Figure 4.1: Qualification and registration status of early childhood teachers in teacher-led services by service type (2002 to 2007)
Figure 4.1: Qualification and registration status of early childhood teachers in teacher-led services by service type (2002 to 2007)
Notes:

  1. Source: Ministry of Education.
  2. Caregivers in home-based networks are excluded.


Figure 4.2: Qualification and registration status of early childhood teachers by ethnic group (2007) Figure 4.2: Qualification and registration status of early childhood teachers by ethnic group (2007)
Notes:
  1. Source: Ministry of Education.
  2. Caregivers in home-based networks are excluded.



Enrolments and graduates from NZTC-approved early childhood education tertiary courses 

The number of enrolments in tertiary courses leading to qualifications that meet NZTC registration requirements and the number of completed qualifications from these courses have both increased since 2002. The data show: 

  • the number of enrolments in tertiary courses that can lead to teacher registration increased by 45 percent between 2002 and 2006
  • the number of completions increased by 44 percent between 2002 and 2006 (see Table 4.1)
  • the growth in enrolments of Maori students since 2002 (81 percent) is greater than that of non-Maori students (42 percent). The growth in enrolments of Pasifika students since 2002 (93 percent) is greater than that of non-Pasifika students (41 percent). 
 
Table 4.1: Enrolments and completions from tertiary early childhood education courses leading to teacher registration (2002 to 2006)
 20022003200420052006
Enrolments4,9405,4505,970 6,450 7,160
Completions1,070 1,1501,3201,4701,540
Notes:
  1. Source: Ministry of Education.
  2. Data may differ from that published previously owing to changes in methodology.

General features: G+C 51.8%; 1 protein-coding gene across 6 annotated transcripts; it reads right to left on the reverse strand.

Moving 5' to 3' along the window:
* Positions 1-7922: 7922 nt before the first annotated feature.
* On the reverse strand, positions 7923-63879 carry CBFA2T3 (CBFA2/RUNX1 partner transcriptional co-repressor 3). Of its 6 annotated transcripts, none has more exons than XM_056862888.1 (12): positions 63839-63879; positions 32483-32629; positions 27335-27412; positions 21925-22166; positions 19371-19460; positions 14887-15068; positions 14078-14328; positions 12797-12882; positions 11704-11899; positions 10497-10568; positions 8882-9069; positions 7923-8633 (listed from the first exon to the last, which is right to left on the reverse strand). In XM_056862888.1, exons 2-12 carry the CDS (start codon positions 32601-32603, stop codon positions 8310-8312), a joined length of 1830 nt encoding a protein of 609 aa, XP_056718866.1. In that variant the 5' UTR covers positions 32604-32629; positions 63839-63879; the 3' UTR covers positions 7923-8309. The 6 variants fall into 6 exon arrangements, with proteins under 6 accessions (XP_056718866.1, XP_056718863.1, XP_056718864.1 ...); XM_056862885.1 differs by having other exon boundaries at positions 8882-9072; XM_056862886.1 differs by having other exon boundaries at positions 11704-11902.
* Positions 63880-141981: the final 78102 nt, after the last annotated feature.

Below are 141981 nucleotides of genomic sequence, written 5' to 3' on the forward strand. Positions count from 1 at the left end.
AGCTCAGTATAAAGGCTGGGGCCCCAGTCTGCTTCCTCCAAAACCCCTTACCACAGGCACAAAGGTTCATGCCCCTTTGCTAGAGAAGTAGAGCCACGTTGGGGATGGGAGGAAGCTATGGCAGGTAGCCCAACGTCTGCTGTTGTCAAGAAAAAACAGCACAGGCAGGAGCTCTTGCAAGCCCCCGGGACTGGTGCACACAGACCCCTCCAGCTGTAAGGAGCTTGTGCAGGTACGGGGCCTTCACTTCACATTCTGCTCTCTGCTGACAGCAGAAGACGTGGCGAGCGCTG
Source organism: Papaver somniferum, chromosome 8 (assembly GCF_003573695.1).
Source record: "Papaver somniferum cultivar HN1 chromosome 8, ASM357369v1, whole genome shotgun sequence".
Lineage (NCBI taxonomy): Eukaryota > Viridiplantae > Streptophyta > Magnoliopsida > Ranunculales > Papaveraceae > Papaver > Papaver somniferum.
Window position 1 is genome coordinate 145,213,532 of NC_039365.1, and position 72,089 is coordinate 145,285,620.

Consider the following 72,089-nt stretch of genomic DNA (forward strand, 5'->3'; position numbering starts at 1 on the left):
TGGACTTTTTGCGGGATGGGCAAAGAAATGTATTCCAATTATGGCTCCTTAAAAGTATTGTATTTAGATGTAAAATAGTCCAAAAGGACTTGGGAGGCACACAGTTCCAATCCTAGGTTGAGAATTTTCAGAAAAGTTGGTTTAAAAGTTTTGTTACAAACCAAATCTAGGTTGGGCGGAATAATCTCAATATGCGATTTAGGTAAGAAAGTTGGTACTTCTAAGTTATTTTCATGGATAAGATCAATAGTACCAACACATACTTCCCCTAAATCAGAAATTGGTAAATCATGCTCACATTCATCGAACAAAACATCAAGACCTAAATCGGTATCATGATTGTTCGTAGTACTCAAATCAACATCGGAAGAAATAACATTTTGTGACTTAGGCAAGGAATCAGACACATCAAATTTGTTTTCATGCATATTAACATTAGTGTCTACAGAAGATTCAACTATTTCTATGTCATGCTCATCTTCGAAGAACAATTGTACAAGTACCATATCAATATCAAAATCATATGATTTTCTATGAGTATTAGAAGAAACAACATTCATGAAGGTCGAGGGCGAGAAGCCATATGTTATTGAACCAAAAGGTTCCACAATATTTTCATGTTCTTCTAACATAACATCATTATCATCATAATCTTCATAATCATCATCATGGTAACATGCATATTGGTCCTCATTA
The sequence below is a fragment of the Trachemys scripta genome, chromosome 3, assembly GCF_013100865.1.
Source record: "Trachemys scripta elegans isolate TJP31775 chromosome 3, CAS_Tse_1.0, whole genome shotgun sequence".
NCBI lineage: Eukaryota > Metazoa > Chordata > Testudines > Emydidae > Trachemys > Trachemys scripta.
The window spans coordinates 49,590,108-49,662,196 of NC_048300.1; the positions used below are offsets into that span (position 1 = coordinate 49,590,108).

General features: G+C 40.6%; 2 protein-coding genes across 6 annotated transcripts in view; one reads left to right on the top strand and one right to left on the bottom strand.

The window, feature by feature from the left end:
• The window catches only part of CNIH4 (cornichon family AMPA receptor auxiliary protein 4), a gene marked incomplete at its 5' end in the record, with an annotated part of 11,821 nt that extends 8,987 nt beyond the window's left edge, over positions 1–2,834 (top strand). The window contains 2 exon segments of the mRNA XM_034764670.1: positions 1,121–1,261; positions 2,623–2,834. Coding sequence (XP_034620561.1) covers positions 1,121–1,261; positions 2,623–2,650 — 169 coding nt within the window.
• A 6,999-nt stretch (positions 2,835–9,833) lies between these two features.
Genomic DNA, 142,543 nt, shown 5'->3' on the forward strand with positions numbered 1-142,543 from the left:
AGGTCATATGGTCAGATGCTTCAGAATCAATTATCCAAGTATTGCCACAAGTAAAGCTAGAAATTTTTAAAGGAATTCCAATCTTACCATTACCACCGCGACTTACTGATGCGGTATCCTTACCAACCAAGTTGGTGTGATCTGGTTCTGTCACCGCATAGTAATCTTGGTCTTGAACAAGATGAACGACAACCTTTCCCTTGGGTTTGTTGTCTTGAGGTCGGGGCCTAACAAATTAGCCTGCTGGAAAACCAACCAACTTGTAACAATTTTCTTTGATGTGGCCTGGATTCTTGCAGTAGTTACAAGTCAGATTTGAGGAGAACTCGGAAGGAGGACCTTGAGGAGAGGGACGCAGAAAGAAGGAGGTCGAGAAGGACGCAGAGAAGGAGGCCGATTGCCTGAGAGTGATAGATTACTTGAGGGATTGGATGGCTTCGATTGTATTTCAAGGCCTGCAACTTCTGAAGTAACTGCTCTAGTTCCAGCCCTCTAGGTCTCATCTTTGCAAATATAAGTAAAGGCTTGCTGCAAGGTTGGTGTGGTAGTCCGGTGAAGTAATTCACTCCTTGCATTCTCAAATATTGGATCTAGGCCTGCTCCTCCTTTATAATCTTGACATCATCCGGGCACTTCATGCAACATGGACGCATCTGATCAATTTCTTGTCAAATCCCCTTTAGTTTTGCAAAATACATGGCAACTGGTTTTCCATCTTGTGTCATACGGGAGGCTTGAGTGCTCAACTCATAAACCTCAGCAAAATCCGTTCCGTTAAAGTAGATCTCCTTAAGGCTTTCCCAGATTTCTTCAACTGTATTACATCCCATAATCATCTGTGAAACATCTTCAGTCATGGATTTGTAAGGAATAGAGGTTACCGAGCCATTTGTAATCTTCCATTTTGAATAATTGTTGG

Teachers in study 

In order to meet the goal of all regulated staff in teacher-led early childhood education services being qualified and registered or enrolled in an approved early childhood teacher education programme by 2012, existing unqualified teachers need to be in study for NZTC-approved qualifications. The data show: 

  • more than 2,950 unqualified teachers (49 percent of all unqualified teachers) were in study in 2007 for qualifications approved by the NZTC (see Table 4.2).
   

Table 4.2: Number of unqualified early childhood teachers in study for a qualification approved by the NZTC by service type and expected year of graduation (2007)
Service Type200720082009 2010 Total
Free kindergartens725014
Education and care 7601,0307963552,941
Total767 1,0328013552,955
Notes:
  1. Source: Ministry of Education.
  2. Education and care services include casual-education and care services.
  


Where to find out more about Teaching:

Links to: Publications
Publications Series
 Indicator Icon  COI (Centres of Innovation)
 Indicator Icon  ECE Teacher-led Workforce Survey 2003
Individual Publications
 Indicator Icon  Quality Teaching Early Foundations - Best Evicence Synthesis (BES)
 Indicator Icon  Perceptions of Teachers and Teaching: A Focus on ECE

Footnotes

  1. Wylie, C., Hodgen, E., Ferral, H., & Thompson, J. (2006).
  2. NICHD Early Childcare Research Network. (2006).
  3. Leseman, P. P. M. (2002).
  4. A school’s decile indicates the extent to which the school draws its students from low socio-economic communities. Quintile 1 schools (deciles 1 and 2) are the 20 percent of schools with the highest proportion of students from low socio-economic communities, whereas quintile 5 schools (deciles 9 and 10) are the 20 percent of schools with the lowest proportion of these students. A school’s decile represents a proxy of the overall socio-economic mix of the students in the school.
  5. The ‘hours on offer’ figure takes account of the fact that services tend to operate below their maximum capacities.
  6. Average hourly ordinary-time earnings (from Statistics New Zealand’s Quarterly Employment Survey) are used as a proxy for income.
  7. Occupancy rate, as calculated here, refers to funded child hours or maximum funded child hours. Funded child hours are the number of hours that children are enrolled to attend and that Ministry of Education provides funding for. Maximum funded child hours are the maximum number of enrolled hours the Ministry of Education will provide funding for. Not included in the calculation are hours beyond the hours funded by the Ministry of Education. In the period covered, the maximum number of funded hours per day was six hours per licensed place and the maximum per week was 30 hours per licensed place.
  8. Farquhar, S. (2003b).
  9. ‘Regulated staff’ means those staff required to meet the adult-to-child ratios prescribed in the Education (Early Childhood Centres) Regulations 1998.